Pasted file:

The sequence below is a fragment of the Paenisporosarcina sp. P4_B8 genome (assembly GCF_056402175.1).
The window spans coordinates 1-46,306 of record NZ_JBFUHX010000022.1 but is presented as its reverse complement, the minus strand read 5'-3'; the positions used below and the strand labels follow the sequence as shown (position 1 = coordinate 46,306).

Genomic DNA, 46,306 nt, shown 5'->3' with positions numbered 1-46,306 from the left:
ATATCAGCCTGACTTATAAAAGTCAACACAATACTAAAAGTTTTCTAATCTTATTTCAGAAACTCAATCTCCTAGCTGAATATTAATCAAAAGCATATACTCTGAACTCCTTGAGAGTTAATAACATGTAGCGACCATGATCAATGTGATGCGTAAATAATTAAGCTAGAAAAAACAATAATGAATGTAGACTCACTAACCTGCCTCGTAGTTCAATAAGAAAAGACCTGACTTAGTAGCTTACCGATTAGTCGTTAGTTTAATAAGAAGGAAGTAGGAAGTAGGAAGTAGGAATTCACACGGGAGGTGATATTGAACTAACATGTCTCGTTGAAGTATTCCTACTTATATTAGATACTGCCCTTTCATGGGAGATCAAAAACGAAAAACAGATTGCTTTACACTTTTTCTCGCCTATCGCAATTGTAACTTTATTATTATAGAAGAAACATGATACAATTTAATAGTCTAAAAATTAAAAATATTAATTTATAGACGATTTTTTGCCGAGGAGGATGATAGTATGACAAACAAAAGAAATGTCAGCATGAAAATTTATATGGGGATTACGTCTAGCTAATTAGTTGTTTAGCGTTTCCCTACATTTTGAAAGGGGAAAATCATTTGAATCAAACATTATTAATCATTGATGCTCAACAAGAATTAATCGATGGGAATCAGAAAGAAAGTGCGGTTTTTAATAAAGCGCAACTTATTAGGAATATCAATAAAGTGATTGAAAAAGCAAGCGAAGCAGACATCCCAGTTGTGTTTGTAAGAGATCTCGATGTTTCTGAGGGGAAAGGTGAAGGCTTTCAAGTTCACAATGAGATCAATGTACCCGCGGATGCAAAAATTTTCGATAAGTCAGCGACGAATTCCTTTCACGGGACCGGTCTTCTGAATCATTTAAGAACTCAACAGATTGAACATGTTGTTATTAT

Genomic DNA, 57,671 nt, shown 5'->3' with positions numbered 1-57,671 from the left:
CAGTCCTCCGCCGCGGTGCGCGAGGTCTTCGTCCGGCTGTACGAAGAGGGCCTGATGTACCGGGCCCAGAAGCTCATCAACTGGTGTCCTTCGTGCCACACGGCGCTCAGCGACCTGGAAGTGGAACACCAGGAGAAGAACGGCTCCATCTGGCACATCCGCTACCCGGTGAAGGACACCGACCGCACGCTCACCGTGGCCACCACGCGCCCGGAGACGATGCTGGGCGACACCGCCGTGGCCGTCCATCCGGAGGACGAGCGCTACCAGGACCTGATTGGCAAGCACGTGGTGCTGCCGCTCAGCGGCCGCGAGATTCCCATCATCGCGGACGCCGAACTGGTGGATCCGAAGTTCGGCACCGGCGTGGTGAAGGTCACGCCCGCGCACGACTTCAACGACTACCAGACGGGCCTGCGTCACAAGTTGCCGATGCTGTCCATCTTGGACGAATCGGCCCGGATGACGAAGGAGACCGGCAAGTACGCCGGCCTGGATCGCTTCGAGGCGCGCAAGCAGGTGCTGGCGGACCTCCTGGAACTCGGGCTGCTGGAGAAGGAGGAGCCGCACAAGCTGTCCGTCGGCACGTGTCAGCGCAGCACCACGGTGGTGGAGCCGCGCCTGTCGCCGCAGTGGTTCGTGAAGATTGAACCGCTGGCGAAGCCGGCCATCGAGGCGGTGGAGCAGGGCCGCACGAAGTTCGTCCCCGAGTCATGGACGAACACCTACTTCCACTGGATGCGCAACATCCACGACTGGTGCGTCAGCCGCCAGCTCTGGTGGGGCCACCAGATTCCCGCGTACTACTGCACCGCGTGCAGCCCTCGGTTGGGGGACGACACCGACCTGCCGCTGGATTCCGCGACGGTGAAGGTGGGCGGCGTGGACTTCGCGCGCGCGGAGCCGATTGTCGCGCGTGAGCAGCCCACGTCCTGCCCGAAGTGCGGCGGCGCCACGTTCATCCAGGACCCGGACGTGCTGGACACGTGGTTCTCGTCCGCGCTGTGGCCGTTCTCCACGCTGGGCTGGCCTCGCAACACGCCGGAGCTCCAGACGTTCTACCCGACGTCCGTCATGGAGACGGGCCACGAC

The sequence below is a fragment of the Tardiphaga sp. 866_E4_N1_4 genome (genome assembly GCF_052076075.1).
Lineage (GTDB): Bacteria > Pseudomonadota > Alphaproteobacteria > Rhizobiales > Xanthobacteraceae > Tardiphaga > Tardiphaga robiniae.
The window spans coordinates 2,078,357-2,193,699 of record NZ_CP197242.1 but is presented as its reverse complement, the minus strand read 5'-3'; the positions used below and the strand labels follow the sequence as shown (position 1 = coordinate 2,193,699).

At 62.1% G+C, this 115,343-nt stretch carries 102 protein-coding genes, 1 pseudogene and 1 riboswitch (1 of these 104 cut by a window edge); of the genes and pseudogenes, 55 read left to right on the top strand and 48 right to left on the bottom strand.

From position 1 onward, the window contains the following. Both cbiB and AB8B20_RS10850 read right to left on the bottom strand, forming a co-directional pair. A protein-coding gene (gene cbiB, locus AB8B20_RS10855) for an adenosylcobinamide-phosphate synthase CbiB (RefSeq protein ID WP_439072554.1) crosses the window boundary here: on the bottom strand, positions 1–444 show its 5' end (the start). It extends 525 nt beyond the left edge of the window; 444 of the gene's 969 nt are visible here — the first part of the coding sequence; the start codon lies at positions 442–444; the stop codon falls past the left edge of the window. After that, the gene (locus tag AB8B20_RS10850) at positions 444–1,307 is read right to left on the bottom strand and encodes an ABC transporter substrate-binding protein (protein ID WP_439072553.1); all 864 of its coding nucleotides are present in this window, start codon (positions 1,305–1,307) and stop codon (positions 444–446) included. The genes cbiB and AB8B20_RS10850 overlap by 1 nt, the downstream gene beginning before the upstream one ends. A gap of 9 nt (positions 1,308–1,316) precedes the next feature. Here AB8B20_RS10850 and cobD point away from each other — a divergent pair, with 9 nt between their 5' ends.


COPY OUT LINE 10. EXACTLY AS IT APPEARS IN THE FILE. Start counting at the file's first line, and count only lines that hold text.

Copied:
At 62.1% G+C, this 115,343-nt stretch carries 102 protein-coding genes, 1 pseudogene and 1 riboswitch (1 of these 104 cut by a window edge); of the genes and pseudogenes, 55 read left to right on the top strand and 48 right to left on the bottom strand.